It has been a long time since I wrote a blog post for couples with wedding planning advice, so I thought I’d start with tips on how to slay your engagement session. I wrote an engagement session preparation blog post years ago and find myself disagreeing with a lot of my own advice… Consider this updated version to be the first chapter of the unconventional couple’s wedding planning guide.
The Unconventional Couple’s Wedding Planning Guide: How to Slay Your Engagement Session
Find the right photographer.
Finding the right photographer is super important if you want rad engagement photos. When hiring a photographer, the first thing you will probably notice is their photographic style. Are their images bright and airy? Dark and moody? Somewhere in the middle? Do they edit with warmer tones or cooler tones? Do they thrive in the city or in the mountains? Is their style of shooting more editorial and posed or more photojournalistic and candid? Talk with your partner and make sure your collective vision for your session aligns with the portfolio of the photographer you want to hire.
Equally as important as photographic style, you also want to hire a photographer whose personality you connect with. Do you want a photographer who is more quiet and reserved or more loud and expressive? Who are the people you find yourself most comfortable with? Being comfortable with your photographer is essential if you want to nail your engagement session.
Ignore everything you’ve read about when to book your session.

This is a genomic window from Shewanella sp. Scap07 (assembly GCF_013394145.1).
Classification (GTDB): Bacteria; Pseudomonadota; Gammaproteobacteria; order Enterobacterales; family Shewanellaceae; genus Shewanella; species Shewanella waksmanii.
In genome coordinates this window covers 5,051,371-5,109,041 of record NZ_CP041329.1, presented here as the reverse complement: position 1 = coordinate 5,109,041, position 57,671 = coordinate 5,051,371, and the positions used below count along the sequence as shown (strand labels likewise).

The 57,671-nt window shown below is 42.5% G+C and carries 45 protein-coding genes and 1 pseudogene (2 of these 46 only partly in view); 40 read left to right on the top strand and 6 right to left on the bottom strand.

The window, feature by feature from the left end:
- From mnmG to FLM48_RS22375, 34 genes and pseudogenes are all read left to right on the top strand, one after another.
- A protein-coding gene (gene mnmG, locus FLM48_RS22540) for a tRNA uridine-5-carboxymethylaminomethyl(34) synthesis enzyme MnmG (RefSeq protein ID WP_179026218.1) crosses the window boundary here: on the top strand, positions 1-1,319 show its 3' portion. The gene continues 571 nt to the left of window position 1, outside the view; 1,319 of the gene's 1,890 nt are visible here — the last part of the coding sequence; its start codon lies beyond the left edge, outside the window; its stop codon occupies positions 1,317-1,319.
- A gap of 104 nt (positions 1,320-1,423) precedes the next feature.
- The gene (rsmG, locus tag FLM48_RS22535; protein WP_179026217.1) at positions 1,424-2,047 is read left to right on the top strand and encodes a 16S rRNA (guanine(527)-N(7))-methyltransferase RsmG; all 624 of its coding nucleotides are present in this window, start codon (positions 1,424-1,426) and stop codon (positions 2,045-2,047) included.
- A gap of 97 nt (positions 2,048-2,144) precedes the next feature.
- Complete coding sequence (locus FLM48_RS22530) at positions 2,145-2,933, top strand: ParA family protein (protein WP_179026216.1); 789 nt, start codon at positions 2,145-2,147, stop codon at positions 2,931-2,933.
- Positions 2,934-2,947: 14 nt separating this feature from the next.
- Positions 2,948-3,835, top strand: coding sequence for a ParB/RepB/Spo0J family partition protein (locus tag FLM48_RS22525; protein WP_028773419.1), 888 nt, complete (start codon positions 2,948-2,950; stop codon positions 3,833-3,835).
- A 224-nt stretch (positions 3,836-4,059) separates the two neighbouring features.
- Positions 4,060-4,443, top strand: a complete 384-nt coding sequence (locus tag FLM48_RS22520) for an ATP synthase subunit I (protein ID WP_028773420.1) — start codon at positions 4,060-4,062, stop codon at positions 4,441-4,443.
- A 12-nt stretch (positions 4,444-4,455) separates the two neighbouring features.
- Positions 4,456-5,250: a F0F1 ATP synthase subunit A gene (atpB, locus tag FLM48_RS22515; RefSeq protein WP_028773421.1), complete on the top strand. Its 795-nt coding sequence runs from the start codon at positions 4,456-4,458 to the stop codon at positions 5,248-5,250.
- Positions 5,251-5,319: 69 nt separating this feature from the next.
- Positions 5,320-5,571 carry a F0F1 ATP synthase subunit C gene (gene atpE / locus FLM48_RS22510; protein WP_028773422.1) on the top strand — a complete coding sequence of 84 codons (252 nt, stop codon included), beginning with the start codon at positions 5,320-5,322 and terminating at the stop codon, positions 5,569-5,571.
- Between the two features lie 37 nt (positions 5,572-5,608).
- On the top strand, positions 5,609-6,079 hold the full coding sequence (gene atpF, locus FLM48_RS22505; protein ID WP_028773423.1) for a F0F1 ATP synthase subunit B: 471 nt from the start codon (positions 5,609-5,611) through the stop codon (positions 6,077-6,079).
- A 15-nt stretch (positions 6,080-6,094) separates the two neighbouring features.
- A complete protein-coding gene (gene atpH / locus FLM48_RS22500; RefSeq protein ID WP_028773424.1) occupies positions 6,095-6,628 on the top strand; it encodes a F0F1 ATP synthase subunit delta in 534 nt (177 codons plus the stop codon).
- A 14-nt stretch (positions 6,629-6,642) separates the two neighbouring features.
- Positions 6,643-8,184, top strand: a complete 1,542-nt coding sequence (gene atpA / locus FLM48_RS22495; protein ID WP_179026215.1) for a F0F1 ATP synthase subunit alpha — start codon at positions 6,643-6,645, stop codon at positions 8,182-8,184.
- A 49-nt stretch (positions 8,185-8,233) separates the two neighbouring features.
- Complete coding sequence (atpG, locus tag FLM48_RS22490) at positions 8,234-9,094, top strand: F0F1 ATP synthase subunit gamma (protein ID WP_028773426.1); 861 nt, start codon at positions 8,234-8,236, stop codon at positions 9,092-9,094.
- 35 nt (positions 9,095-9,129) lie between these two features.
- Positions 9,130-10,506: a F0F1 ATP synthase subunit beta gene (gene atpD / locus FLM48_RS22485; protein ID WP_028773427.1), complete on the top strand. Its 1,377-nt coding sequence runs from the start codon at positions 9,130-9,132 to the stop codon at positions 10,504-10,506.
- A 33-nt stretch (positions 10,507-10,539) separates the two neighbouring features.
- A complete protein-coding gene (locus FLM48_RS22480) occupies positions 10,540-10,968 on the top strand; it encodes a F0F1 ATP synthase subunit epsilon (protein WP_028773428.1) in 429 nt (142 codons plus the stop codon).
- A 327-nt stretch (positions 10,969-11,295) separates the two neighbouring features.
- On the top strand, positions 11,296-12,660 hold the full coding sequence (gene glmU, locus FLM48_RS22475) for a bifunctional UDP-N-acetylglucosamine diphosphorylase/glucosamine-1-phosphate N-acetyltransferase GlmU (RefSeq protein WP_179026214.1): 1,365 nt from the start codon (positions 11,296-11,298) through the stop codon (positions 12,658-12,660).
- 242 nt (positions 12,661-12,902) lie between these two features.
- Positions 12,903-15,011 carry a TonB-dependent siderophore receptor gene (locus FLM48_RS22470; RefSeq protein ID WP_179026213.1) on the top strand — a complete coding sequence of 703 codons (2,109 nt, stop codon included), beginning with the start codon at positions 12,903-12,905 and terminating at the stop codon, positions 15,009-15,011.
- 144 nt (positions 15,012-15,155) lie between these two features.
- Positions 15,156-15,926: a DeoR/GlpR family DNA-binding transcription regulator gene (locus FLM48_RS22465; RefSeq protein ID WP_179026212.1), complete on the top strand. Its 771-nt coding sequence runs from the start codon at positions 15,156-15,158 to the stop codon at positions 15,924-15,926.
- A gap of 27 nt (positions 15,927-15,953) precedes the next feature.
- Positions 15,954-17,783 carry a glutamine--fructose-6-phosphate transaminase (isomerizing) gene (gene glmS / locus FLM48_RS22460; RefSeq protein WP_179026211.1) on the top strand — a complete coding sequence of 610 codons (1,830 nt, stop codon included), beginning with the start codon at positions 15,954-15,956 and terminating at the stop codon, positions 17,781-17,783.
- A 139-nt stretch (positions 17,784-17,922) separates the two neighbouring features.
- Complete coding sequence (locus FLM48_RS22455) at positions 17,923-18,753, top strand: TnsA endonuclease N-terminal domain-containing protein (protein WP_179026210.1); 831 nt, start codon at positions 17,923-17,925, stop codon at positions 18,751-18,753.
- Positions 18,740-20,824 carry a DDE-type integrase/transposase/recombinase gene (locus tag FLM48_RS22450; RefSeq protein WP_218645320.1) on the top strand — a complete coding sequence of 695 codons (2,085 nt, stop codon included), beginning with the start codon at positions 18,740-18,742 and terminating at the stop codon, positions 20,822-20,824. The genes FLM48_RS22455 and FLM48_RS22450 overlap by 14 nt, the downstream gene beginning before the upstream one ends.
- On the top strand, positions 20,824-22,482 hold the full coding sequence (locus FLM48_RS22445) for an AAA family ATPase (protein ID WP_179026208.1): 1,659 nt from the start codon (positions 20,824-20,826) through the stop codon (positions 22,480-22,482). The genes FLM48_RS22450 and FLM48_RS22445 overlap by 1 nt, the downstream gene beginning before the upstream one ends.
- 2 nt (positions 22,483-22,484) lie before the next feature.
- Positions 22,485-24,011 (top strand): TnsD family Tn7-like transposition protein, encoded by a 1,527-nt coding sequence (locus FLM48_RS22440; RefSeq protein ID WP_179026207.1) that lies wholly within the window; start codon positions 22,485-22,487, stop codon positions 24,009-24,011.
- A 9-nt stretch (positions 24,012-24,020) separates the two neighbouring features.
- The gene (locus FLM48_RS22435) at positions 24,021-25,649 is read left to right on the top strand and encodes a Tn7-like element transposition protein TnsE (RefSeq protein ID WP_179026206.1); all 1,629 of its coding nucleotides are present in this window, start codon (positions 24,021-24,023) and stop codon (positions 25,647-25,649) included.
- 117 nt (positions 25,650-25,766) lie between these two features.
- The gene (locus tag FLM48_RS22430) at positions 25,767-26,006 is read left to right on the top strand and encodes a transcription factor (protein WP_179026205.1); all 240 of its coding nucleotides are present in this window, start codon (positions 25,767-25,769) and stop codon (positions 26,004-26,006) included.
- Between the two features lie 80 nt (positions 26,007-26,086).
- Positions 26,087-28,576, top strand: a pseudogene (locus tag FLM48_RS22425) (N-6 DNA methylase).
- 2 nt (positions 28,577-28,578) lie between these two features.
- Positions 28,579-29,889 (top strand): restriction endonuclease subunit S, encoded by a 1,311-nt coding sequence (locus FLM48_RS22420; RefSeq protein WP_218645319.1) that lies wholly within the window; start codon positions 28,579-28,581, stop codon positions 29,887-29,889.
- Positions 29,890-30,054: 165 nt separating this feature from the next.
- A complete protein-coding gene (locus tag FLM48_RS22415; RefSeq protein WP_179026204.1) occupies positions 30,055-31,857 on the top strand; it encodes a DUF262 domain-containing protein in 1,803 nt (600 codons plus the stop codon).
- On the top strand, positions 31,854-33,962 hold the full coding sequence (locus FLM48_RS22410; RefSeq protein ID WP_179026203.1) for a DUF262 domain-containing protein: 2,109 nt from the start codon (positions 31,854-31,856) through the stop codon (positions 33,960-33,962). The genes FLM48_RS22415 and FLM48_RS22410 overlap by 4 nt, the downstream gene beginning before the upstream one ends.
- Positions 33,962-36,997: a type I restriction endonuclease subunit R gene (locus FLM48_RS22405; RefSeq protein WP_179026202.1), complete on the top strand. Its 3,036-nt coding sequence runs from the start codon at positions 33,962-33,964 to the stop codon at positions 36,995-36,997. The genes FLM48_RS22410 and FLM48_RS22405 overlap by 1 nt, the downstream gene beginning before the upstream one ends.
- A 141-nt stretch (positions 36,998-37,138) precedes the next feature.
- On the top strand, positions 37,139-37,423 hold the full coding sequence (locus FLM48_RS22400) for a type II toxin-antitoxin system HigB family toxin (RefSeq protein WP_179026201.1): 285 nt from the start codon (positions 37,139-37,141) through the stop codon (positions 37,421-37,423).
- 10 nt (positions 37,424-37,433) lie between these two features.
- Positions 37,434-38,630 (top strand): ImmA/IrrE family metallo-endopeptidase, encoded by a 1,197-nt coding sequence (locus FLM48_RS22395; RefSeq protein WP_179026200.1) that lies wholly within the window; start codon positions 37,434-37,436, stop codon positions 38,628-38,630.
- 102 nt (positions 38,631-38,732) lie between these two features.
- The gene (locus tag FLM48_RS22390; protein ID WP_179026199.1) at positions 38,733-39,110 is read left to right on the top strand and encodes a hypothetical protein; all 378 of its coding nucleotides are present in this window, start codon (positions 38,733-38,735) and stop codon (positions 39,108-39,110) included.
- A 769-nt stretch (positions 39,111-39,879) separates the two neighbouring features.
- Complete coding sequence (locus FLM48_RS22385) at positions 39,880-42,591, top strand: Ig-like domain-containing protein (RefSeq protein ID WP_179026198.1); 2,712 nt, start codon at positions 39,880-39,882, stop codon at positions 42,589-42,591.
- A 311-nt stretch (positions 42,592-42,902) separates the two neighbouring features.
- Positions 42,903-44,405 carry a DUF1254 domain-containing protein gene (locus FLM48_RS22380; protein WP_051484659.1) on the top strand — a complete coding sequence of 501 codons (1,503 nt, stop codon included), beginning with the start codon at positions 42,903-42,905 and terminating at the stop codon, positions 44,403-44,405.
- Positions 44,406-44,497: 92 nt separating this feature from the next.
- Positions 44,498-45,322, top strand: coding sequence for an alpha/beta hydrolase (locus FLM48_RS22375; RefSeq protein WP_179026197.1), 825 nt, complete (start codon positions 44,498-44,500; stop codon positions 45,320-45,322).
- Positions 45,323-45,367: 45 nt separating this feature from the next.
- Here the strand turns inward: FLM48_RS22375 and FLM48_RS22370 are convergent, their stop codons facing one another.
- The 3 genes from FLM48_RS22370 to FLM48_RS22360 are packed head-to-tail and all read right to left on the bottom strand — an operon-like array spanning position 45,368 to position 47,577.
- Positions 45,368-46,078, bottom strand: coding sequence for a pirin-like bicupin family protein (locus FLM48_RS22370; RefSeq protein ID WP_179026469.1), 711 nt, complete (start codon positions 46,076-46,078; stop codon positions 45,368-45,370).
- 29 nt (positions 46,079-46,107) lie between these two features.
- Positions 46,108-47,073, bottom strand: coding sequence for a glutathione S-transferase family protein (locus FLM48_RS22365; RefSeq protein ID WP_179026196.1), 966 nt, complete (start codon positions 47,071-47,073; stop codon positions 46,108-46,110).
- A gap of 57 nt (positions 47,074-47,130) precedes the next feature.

Wedding planning books will tell you to book your engagement session immediately after hiring your wedding photographer, or no later than 6 months before your wedding, or before you send out your save the dates. Forget all of that. Book your engagement session whenever works best for you.
It is not required that you use your engagement photos for your save the dates or wedding invitations. (Really, it’s not required that you send save the dates or tangible wedding invitations at all!) If you are totally summer people and you are having a summer wedding, it is entirely reasonable to have your engagement session a month before your wedding. Book your engagement session in the season that feels the most right to you and your partner and ignore advice from generic wedding planning calendars.
Choose a sentimental location over a pretty one.
You know that one spot that everyone has their engagement session? Don’t shoot there. Not only will you probably be competing for space with several other couples and their photographers, but choosing a location based entirely on looks and popularity is most likely means nothing to you and your relationship.
Where did you have your first date? Where did you get engaged? Is there somewhere you shared a particularly significant moment together? Choosing a sentimental location adds context to your images and tells a more authentic story about your relationship.
Do not create an engagement session Pinterest board.
Once you have found a photographer whose work you connect with, avoid the sensory overload that is looking for inspiration on Pinterest. Not only is this an excellent way to lose track of many hours of your life, but it also encourages you to lose sight of what is real to you and your relationship. Your session should reflect who you and your partner are and not be a composite of the 600 images you saved on Pinterest.
Say no to props. Except your dog.